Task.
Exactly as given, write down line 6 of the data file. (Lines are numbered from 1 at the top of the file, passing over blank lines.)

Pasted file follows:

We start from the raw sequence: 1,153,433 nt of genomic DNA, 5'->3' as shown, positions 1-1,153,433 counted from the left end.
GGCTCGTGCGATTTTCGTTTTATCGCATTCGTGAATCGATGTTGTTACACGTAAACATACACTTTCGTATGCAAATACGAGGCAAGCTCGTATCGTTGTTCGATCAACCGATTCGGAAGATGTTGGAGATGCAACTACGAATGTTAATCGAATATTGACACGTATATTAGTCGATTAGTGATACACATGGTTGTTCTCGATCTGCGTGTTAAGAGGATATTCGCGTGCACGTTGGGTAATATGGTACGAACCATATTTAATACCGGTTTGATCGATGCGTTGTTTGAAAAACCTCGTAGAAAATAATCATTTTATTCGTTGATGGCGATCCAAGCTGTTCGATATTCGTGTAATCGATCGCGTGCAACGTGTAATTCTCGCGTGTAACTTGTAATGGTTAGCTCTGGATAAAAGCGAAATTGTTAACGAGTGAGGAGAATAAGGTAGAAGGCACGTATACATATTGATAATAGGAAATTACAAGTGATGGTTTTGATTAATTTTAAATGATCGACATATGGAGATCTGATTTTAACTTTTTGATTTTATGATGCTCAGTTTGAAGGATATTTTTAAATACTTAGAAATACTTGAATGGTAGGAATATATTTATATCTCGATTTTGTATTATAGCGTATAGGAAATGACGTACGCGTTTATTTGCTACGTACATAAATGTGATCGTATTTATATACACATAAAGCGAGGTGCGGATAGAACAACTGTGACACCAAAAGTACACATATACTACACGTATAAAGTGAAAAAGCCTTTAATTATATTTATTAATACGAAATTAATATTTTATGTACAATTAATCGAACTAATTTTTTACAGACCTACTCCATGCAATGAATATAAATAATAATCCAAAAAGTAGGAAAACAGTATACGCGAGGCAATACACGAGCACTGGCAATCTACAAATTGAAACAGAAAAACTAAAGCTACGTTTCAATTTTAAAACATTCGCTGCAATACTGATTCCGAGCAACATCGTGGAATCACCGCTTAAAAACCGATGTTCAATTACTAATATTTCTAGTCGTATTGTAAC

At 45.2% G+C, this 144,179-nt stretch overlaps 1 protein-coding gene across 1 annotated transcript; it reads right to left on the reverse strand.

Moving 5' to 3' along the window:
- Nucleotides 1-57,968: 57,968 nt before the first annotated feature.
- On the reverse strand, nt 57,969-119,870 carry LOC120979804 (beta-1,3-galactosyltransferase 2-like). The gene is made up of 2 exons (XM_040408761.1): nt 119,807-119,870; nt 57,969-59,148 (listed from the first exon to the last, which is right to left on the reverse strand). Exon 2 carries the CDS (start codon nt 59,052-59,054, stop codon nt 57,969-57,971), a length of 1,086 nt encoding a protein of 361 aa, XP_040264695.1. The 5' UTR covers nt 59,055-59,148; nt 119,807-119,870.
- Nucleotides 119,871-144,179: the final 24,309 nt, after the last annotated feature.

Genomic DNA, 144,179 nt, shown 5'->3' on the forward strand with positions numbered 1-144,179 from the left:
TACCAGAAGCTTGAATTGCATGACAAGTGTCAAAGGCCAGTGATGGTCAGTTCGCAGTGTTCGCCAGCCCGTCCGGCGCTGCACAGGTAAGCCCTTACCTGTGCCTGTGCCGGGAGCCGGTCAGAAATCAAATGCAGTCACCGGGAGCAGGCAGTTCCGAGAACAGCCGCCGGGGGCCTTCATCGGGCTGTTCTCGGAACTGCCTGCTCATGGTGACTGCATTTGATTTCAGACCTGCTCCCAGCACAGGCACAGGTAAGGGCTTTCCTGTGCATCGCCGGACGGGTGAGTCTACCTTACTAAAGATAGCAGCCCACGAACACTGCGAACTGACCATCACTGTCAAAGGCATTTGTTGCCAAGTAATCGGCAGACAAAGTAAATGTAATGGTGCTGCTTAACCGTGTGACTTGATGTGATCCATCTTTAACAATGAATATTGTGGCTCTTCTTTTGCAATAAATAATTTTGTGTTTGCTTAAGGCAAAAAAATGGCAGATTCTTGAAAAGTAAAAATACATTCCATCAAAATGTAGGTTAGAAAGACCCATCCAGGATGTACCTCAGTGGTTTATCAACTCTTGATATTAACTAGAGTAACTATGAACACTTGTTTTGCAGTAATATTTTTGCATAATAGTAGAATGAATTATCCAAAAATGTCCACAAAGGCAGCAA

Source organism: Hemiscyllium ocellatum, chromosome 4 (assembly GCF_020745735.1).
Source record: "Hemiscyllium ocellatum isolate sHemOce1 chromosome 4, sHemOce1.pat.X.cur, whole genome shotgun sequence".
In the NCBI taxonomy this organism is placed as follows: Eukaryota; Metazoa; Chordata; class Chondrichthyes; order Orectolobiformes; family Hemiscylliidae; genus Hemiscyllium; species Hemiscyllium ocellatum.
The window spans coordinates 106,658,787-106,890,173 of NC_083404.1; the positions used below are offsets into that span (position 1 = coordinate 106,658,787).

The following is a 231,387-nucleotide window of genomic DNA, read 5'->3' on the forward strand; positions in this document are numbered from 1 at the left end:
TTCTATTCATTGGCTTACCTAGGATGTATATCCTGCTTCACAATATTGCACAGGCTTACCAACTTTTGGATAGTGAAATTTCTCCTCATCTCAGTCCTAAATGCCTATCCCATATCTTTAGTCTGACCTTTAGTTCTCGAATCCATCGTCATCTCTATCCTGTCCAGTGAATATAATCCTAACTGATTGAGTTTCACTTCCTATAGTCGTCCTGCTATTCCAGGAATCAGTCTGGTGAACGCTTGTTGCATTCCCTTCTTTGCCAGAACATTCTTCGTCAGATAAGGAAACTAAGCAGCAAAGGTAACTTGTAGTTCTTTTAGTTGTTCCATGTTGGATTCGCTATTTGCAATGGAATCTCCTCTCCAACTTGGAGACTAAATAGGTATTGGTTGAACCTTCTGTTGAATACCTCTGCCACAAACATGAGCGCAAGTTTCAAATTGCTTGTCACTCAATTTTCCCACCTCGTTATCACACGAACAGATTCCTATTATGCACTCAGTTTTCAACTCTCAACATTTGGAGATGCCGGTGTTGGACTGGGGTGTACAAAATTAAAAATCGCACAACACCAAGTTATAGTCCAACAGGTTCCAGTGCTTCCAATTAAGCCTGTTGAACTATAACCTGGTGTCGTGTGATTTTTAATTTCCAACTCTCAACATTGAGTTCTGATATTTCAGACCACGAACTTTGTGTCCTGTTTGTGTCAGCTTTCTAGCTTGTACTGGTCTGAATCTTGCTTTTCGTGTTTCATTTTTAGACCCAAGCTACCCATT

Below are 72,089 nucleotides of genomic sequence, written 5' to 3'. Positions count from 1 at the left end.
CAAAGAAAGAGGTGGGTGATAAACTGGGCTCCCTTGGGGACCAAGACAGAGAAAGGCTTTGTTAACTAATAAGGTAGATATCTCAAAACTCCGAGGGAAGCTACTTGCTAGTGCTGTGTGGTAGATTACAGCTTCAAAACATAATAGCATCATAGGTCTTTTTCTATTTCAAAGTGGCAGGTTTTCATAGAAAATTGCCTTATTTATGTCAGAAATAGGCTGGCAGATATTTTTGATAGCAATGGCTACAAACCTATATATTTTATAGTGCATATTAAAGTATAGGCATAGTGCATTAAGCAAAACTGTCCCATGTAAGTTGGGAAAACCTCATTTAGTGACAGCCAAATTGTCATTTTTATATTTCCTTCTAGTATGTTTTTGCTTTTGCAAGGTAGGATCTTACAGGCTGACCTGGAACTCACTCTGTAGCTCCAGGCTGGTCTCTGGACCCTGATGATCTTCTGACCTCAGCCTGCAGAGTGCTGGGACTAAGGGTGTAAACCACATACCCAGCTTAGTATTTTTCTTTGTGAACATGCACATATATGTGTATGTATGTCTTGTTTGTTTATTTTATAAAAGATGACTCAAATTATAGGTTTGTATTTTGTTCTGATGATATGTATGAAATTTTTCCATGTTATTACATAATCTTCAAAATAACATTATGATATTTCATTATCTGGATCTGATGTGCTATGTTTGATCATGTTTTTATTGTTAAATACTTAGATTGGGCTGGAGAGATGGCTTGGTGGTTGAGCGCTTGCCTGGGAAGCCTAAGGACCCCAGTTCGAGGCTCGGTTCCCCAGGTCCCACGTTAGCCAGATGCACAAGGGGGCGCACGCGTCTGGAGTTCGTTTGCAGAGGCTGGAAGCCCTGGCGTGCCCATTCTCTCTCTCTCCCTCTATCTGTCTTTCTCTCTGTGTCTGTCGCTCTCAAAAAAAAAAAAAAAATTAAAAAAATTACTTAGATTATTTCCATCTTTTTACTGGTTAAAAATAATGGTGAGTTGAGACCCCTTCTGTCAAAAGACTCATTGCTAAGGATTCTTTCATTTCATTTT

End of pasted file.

- On the reverse strand, nt 57,969-119,870 carry LOC120979804 (beta-1,3-galactosyltransferase 2-like). The gene is made up of 2 exons (XM_040408761.1): nt 119,807-119,870; nt 57,969-59,148 (listed from the first exon to the last, which is right to left on the reverse strand). Exon 2 carries the CDS (start codon nt 59,052-59,054, stop codon nt 57,969-57,971), a length of 1,086 nt encoding a protein of 361 aa, XP_040264695.1. The 5' UTR covers nt 59,055-59,148; nt 119,807-119,870.